Raspberry Pi printer server

A few months ago, my wife needed to print a couple of documents. I had an old HP printer (Officejet 4355) sitting around, but I couldn’t use it in her laptop - it’s a Chromebook, which doesn’t support printer drivers. It can only print over the network, and my printer doesn’t have network connection, just USB. The only way I could make that work was installing the printer in another computer and making it share the printer over the network. But I’d have to keep the other computer on and connected to the printer every time she wanted to print something, which isn’t convenient.

So I decided to remove the dust from an old Raspberry Pi (the original model B) I hadn’t used for a while, and use it as a print server! Now I can print from any device, including her Chromebook and my Android phone.


First install Raspbian (without graphical interface, as you’ll use it only as a server), and set a static IP for it. Then connect the printer to one of its USB ports and install the driver - for my case, I found HP’s Linux Imaging and Printing software (HPLIP). It’s an official HP driver for Linux that supports many old printers, including mine. To install it:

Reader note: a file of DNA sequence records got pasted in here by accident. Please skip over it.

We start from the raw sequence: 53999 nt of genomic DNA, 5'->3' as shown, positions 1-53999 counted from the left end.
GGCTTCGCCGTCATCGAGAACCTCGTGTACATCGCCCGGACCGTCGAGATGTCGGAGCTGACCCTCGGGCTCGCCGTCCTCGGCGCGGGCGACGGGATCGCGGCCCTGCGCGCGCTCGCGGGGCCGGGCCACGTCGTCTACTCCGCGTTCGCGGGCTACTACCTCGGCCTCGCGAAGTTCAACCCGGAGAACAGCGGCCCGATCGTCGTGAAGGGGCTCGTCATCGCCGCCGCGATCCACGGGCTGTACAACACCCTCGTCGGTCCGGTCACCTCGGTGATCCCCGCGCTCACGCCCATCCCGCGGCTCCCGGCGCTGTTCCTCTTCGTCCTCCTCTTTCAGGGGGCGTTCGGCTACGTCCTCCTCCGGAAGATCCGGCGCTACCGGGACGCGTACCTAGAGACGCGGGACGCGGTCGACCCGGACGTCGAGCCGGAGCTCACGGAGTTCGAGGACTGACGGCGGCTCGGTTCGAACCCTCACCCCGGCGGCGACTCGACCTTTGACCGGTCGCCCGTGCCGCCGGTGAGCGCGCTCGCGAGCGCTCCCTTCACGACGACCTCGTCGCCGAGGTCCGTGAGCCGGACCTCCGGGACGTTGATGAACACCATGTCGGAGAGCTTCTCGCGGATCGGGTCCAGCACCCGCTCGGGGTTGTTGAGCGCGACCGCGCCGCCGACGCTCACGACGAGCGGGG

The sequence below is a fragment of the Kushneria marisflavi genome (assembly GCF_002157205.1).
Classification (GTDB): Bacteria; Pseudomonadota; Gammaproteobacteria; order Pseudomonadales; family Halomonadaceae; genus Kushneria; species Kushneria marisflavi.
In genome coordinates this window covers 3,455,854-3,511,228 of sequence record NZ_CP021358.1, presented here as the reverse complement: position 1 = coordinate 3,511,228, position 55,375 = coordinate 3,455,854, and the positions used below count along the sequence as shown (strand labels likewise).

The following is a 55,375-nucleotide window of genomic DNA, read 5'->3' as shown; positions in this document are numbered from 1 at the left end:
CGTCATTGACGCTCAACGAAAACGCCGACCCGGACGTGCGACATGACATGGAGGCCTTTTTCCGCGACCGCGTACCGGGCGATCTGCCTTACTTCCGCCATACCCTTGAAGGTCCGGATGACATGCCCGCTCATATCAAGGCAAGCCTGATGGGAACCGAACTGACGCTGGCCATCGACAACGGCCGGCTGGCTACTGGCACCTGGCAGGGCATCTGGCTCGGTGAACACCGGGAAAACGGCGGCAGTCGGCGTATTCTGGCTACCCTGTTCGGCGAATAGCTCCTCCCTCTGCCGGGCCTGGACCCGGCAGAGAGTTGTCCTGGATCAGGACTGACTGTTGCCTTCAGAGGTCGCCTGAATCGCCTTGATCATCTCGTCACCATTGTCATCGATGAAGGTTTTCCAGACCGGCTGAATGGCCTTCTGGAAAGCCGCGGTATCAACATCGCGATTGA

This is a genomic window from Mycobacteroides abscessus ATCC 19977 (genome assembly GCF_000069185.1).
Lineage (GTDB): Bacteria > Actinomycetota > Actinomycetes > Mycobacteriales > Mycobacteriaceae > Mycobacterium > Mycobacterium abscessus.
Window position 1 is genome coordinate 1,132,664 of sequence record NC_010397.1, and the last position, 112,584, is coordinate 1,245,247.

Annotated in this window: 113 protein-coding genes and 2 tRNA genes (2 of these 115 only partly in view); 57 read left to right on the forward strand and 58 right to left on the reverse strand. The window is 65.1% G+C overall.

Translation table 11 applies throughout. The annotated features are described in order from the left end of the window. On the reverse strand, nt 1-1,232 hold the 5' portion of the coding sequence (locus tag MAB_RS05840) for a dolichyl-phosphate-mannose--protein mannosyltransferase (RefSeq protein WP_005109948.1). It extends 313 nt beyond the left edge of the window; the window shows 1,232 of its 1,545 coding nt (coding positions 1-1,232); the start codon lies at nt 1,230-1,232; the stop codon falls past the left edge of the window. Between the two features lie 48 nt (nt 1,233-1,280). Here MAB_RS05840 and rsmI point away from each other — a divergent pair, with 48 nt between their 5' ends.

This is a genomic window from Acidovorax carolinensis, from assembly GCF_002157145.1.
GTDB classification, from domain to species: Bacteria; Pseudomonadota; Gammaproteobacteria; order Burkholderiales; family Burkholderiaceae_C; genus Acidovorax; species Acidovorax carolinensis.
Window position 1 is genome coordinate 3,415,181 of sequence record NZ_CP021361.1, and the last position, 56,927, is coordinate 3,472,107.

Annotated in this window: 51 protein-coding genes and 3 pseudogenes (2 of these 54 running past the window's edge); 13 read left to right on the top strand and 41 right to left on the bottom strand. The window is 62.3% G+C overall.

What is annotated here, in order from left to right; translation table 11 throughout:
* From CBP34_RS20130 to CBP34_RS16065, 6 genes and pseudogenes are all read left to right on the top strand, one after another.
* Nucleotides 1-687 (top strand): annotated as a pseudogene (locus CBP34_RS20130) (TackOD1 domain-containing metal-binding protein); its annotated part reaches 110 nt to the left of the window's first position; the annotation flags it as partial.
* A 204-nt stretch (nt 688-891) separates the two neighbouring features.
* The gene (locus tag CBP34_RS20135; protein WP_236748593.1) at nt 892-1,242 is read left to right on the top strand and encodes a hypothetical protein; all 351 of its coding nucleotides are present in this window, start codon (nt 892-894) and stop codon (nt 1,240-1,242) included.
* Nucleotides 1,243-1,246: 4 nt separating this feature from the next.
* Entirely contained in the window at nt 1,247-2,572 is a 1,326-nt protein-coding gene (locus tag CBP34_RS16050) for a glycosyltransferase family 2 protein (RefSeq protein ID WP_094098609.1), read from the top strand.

sudo apt-get install hplip

The next step is installing CUPS and adding your user (default user is pi) to lpadmin group:

sudo apt-get install cups
sudo usermod -a -G lpadmin pi

To add a printer to CUPS, open its web interface in http://<pi IP address>:631/admin and click Add Printer. Your printer should be discovered automatically. After selecting it, you can add a meaningful name to it. Also, don’t forget to check Share This Printer before continuing.

With the print server fully configured, you need to setup the printer in each device. In a laptop running Ubuntu, my “new” printer could be automatically discovered. If you have any problem with it, check Debugging Printing Problems. In Chromebook, I installed IPP/CUPS printing extension. And in Android, I’m using CUPS printing app. They all work great!